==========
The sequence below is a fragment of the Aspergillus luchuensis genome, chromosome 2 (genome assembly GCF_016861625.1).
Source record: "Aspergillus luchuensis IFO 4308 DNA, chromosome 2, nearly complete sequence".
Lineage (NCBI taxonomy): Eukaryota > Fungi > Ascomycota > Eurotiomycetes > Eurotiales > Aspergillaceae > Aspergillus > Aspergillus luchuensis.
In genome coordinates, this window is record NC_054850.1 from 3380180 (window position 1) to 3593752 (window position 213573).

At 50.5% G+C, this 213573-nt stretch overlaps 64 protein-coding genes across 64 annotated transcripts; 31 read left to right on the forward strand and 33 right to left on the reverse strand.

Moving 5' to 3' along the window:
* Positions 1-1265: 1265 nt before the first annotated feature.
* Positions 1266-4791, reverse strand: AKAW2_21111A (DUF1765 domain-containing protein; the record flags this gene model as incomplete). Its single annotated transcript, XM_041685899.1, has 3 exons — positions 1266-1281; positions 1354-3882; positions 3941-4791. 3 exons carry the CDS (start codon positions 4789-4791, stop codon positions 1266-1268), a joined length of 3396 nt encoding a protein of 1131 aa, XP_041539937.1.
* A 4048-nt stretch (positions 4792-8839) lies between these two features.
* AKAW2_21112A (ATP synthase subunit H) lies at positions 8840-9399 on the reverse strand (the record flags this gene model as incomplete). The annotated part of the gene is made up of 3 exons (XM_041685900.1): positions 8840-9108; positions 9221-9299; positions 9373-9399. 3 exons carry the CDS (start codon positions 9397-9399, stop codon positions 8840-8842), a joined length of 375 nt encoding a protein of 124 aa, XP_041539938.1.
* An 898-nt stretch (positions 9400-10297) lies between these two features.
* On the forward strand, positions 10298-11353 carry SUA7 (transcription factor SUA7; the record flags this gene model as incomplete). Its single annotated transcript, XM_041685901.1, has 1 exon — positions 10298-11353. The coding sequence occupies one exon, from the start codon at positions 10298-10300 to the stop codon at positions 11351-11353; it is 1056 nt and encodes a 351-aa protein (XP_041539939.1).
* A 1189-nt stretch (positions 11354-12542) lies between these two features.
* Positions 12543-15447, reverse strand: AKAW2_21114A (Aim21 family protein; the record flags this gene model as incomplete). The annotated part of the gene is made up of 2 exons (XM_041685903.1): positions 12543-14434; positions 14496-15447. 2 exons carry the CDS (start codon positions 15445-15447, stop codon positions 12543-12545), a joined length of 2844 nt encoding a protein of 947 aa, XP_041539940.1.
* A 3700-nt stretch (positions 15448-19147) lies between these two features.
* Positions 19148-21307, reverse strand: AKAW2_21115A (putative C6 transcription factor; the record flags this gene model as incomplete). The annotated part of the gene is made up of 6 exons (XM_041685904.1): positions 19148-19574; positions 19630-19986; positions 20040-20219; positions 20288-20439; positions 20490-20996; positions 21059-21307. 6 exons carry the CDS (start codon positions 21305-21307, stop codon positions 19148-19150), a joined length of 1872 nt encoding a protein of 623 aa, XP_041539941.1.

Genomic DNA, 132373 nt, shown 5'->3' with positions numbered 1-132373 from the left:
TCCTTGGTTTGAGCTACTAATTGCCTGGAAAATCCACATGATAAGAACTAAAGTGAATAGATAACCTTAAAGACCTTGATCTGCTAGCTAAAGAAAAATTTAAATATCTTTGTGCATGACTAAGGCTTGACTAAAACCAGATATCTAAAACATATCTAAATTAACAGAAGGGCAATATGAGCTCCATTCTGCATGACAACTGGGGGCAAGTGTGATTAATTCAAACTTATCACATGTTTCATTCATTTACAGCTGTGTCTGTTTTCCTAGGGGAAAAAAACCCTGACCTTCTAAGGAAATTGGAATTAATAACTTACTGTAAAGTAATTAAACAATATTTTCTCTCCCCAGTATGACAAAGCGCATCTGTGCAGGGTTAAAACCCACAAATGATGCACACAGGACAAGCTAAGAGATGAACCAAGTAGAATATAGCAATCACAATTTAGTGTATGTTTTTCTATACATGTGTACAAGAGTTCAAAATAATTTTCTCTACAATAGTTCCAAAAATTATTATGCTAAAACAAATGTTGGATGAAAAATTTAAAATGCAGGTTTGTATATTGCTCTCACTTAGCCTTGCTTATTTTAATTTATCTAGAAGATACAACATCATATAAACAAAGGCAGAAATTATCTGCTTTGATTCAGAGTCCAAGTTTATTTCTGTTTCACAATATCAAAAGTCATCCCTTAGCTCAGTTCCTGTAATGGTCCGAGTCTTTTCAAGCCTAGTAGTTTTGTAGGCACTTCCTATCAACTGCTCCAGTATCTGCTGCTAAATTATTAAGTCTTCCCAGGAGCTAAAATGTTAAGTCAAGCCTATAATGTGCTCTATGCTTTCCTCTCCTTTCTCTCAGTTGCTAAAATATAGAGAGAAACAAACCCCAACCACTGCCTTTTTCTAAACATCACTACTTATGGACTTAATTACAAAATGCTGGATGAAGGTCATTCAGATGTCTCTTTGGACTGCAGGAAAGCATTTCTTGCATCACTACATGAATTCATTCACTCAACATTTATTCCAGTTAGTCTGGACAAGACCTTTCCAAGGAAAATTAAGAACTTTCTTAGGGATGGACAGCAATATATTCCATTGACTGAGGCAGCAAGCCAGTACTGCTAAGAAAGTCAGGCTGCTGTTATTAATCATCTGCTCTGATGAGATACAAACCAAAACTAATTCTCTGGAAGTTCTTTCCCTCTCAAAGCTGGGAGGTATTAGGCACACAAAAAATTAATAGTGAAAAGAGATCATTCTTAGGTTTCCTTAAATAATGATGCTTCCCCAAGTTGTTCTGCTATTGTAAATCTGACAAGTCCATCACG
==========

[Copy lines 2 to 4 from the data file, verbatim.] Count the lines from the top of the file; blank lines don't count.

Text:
Source record: "Aspergillus luchuensis IFO 4308 DNA, chromosome 2, nearly complete sequence".
Lineage (NCBI taxonomy): Eukaryota > Fungi > Ascomycota > Eurotiomycetes > Eurotiales > Aspergillaceae > Aspergillus > Aspergillus luchuensis.
In genome coordinates, this window is record NC_054850.1 from 3380180 (window position 1) to 3593752 (window position 213573).